It was time to rejoice for many in the print media. Finally, the print media was set to enjoy the fruit of liberalisation, despite stiff opposition from some of the big publication houses and political quarters. Completely taken by surprise by the sudden announcement, media planners and even foreign newspapers with India interest wondered what triggered the move now. Particularly as a foreign journalTimehad just created a stir with its controversial story on Prime Minister A B Vajpayee.
Brushing off the impact of the Time story as insignificant, Information and Broadcasting Minister Sushma Swaraj said: Its too small a thing to have any influence on government policies. Point taken. Ms Swaraj, who had way back in 2000 indicated that the government may consider foreign investment in print media, had been able to deliver at last. The opposition from the parliamentary standing committee headed by Somnath Chatterjee, examining the issue, notwithstanding.
News and current affairs publications can have up to 26 per cent foreign direct investment (FDI), and non-news and non-current affairs journals have been allowed 74 per cent foreign investment. Foreign institutional investors (FIIs) would not be able to invest in listed companies, which are involved in publication of news and current affairs. Therefore, two listed companiesGujarat Samachar and Mid-Day Multimediawhich are in the business of news will not be able to attract portfolio investment. FIIs can, however, invest in non-news and non-current affairs publications.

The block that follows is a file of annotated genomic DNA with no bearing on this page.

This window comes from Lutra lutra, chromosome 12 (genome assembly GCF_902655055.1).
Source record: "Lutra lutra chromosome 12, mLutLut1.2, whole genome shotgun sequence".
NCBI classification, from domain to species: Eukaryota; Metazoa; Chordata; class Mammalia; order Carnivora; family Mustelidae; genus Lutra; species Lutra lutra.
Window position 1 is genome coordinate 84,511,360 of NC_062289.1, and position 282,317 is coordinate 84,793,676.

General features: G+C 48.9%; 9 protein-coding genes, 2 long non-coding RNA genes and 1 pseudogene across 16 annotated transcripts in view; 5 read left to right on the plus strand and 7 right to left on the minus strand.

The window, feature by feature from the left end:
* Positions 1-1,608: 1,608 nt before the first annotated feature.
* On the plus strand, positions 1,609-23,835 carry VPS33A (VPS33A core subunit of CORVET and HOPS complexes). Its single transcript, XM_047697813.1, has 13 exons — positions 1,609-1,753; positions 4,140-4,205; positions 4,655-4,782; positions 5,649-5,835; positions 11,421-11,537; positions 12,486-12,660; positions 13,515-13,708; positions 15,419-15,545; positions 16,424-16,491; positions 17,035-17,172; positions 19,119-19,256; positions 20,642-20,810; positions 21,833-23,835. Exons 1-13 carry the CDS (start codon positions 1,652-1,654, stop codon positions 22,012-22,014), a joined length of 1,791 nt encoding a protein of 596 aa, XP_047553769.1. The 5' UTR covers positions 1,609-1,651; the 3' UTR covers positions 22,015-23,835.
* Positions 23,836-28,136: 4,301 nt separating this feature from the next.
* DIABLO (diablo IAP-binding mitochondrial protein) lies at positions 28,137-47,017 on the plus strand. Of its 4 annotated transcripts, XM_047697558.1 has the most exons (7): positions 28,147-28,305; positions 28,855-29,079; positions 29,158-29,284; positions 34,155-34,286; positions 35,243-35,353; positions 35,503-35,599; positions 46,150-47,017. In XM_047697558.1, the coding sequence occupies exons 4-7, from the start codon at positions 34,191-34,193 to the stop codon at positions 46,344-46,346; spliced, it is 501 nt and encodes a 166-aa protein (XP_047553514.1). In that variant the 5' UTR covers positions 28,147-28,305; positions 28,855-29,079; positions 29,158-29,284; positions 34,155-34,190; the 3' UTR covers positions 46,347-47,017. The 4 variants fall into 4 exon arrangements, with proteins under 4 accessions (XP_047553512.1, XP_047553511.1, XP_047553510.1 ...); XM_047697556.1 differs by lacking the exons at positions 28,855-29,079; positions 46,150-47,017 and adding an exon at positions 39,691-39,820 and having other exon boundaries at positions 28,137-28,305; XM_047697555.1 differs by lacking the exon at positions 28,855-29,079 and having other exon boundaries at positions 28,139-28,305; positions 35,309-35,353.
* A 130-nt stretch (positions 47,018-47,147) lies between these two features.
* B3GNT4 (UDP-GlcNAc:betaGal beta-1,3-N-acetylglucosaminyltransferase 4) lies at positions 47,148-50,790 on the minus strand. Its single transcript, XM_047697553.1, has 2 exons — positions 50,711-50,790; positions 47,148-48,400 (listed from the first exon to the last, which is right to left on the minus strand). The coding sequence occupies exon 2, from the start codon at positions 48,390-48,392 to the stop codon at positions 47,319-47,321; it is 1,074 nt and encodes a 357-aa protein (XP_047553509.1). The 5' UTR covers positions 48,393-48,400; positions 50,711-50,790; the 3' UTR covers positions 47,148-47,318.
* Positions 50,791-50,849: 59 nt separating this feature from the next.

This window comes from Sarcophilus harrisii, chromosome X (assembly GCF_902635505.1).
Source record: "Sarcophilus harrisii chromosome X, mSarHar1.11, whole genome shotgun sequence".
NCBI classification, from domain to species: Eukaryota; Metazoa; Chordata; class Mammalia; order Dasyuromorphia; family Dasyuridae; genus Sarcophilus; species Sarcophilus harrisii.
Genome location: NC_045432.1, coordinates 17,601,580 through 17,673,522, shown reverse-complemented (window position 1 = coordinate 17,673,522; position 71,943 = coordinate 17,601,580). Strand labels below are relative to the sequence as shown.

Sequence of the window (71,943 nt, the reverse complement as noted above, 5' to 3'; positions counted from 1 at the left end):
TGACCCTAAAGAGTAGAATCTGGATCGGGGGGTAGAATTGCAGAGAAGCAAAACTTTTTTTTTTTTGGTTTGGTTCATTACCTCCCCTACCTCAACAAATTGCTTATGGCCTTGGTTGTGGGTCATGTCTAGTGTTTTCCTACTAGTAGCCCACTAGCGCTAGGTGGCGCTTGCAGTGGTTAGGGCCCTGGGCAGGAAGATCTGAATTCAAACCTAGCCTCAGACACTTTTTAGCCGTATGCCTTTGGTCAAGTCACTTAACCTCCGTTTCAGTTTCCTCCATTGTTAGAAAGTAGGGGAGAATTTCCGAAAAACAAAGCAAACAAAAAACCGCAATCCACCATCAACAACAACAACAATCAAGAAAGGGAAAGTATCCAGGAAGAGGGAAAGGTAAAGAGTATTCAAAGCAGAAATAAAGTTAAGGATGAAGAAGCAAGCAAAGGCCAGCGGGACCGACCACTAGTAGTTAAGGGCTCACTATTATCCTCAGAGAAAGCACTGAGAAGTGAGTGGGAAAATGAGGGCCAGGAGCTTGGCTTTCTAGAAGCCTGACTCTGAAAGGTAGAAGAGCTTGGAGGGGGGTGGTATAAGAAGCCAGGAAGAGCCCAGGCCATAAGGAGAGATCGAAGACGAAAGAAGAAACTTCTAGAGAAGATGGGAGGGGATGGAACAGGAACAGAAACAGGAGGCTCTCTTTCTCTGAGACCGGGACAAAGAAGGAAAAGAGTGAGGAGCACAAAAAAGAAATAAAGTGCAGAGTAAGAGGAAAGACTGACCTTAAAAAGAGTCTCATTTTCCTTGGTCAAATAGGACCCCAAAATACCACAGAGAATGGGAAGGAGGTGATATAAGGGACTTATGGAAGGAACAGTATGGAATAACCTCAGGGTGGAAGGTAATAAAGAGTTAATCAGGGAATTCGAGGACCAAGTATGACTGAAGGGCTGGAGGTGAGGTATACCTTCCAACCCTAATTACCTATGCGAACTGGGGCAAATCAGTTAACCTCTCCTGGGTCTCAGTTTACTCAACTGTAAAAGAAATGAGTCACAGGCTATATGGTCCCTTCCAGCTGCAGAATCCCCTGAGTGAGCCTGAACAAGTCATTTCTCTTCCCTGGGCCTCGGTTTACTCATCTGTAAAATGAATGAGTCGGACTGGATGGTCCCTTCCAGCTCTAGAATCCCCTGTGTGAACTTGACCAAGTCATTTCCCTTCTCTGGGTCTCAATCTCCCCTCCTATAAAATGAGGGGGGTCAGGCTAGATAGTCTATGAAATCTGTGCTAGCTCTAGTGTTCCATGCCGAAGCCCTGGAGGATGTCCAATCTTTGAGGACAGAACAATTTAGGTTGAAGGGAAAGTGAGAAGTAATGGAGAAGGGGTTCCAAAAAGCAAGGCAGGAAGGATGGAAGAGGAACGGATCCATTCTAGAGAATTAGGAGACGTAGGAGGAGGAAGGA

Concerns and safeguards:
Even as the Cabinet has cleared the I&B ministry proposal on foreign investment in the print media, Congress and Left parties are opposed to the move. Their concern: Foreign powers may take over the reigns in the newspaper business, thereby influencing the readers minds as per their needs. This is despite foreign investment being allowed in most sectors including television broadcasting and Internet businesses, and the overall easy access to any material from the foreign press through the Net.
Anyway, the fears regarding FDI in print are somewhat unfounded as the government has brought in adequate safeguards to ensure that the management and editorial control remain in Indian hands. For that, the government has done a few things, in the case of news and current affairs publications. One, the Indian shareholding should not be dispersed. Two, a single largest Indian shareholder must hold stakes significantly higher than 26 per cent. Also, if the shareholding pattern is to be changed, prior permission of the I&B ministry will be necessary. There wont be any room for post-disclosure.
To ensure that editorial control does not go to foreigners, at least three fourths of board of directors must be resident Indians. Also, all key editorial posts, including the chief editor, must be resident Indians.
Finally, all the applicants credentials would be verified by the Home Ministry. To plug all loopholes, the Foreign Investment & Promotion Board (FIPB) route has been barred for investors entering the news and current affairs business. As FIPB is considered a fast-track clearance route, which may sometimes overlook things, only investors in non-news and non-current affairs publications can take that route.